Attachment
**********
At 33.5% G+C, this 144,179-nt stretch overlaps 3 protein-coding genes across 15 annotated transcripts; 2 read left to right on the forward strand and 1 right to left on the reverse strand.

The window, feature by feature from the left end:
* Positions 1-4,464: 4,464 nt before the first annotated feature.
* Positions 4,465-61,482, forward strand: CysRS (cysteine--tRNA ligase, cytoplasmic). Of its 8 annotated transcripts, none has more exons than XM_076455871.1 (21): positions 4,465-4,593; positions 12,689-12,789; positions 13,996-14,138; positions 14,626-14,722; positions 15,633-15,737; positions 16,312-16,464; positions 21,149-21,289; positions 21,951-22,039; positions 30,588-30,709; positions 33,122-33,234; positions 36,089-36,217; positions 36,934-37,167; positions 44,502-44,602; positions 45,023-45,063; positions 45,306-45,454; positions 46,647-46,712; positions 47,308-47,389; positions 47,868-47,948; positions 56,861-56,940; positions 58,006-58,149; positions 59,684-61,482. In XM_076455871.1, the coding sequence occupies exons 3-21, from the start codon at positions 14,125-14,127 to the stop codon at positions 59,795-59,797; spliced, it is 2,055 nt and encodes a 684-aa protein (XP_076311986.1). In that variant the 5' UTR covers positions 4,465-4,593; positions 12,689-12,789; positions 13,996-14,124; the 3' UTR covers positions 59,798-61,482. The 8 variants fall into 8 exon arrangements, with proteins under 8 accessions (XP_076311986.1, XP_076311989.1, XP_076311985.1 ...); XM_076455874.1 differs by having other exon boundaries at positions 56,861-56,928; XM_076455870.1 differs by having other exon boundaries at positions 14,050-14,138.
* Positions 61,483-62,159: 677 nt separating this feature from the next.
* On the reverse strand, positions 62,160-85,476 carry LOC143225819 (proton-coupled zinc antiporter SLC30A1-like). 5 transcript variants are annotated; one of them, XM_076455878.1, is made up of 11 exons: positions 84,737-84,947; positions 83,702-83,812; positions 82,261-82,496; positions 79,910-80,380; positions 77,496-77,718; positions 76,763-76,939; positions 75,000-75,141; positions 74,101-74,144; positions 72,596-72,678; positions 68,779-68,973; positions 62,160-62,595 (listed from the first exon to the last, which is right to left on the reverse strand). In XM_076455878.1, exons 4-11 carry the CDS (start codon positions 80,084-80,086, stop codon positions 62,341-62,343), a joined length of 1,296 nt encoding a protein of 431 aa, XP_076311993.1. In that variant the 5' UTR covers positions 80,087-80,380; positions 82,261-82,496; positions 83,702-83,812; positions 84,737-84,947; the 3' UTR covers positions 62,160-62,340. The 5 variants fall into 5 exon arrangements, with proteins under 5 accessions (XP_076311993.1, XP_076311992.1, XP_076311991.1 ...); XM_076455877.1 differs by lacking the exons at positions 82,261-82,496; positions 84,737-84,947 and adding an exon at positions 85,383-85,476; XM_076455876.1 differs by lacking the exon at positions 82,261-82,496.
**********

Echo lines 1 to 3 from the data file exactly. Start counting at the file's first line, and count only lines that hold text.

At 33.5% G+C, this 144,179-nt stretch overlaps 3 protein-coding genes across 15 annotated transcripts; 2 read left to right on the forward strand and 1 right to left on the reverse strand.

The window, feature by feature from the left end:
* Positions 1-4,464: 4,464 nt before the first annotated feature.